Take the 2-minute tour ×
Stack Overflow is a question and answer site for professional and enthusiast programmers. It's 100% free.

So, I noticed when I recently checked out the newest dev version of Django that support for the built-in comments system django has used is being dropped. The reason being that rarely is the built-in framework sufficient or efficient for a developer's needs.

I am aware of the suggestion to use a service like Disqus, and also aware that Django will retain the package for legacy purposes, but neither of these are optimal for many scenarios.

Disqus can't tie into a site's own user authentication without fancy javascripting, and even then it requires the users sign in using another service. This can be mitigated by a (rather expensive) Disqus subscription, of course, but again, not optimal in many cases.

Using a deprecated portion of a framework tends to be poor practice when building new apps, so that option is out for those of us who are picky about good practice.

In light of this, I was wondering, what are some suggestions from the community for how to build one's own comments system? What would be the most pythonic/django-ic methods for a comments implementation which supports things like nesting, anonymous/authenticated commenting options, and perhaps even a dash of ajax support built-in? What about the ability to use one commenting solution for multiple models?

I hope this question is appropriate, as it is a bit abstract, but with deprecation looming, I think stack q/a could use somewhere for users to start! Thankyou for your time!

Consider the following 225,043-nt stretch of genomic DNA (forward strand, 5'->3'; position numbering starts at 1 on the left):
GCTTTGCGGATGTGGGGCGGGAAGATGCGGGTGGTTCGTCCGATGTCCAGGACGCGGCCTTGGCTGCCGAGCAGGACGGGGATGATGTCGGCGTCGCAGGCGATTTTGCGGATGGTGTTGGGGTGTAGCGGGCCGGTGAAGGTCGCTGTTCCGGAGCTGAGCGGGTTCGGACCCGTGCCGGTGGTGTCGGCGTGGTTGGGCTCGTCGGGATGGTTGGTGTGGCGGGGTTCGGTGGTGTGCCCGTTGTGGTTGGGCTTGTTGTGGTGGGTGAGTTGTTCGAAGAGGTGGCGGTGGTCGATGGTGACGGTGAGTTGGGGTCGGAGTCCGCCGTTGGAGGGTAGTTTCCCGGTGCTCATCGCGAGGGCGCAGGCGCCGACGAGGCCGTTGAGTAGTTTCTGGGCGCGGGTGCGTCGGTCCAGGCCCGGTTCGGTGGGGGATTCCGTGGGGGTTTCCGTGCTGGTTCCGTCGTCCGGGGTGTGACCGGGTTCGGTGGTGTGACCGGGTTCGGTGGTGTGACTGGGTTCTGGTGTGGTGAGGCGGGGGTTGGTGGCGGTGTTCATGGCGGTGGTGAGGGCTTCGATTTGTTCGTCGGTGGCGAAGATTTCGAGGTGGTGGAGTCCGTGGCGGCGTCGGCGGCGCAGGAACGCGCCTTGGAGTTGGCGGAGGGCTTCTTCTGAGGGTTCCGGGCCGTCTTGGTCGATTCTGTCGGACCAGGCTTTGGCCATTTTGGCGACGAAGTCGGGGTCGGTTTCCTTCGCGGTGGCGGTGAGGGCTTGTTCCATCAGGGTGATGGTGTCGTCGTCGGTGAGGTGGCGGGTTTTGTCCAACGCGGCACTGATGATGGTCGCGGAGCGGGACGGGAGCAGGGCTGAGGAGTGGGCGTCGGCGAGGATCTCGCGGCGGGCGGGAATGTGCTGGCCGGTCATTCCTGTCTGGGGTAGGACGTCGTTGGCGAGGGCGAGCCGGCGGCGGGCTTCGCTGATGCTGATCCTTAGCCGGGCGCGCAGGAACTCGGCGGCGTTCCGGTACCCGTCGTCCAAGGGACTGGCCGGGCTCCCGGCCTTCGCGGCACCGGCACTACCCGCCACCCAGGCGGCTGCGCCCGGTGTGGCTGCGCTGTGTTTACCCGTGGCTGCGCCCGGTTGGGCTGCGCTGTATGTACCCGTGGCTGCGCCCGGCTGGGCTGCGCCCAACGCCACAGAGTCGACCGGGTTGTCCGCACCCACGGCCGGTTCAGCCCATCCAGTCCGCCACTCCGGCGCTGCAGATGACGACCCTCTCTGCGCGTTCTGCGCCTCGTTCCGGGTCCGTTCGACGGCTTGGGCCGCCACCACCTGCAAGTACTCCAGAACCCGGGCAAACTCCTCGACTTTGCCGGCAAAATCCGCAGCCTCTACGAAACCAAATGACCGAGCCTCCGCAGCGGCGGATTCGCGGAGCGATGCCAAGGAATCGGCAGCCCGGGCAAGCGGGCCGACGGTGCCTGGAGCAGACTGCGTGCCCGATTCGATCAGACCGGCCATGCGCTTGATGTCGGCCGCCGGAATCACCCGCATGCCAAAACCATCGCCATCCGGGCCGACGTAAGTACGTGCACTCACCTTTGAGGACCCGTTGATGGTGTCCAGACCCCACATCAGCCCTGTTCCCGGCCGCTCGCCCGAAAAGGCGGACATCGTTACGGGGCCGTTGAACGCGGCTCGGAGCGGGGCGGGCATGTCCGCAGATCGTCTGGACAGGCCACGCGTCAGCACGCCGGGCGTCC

share|improve this question
I notice that Disqus has a guide on how to use their authentication on your site for free: help.disqus.com/customer/portal/articles/… . When you say using Disqus for authentication requires fancy javascript, is this the process you are talking about? –  foobarbecue Oct 22 '13 at 16:59

1 Answer 1

Just because the built-in comments system won't be part of core Django anymore, that doesn't mean you cannot continue using it. It will be just an additional external dependency in the setup of your site.

As the documentation mentions it, the comments framework is available in an external repository:


You can use it, fork it, improve it. It just won't be part of core Django anymore. Just like South is not part of Django either, despite being pretty much essential...

share|improve this answer
I suppose this is true, but I really feel like this is an opportunity to move away from the limited django comment system. –  Dreadicon Jun 24 '13 at 10:28
@Dreadicon, you're absolutely right. I just realized now that your question is more about moving away from Django comments rather than sticking to it. Unfortunately I don't know what else is out there, your best bet is to ask around in the Django community directly, on irc, see djangoproject.com/community. At Stack Overflow it's not recommended to ask questions like "what is a good framework for this and that", such questions quickly get closed. –  janos Jun 24 '13 at 10:45

Your Answer


By posting your answer, you agree to the privacy policy and terms of service.

Not the answer you're looking for? Browse other questions tagged or ask your own question.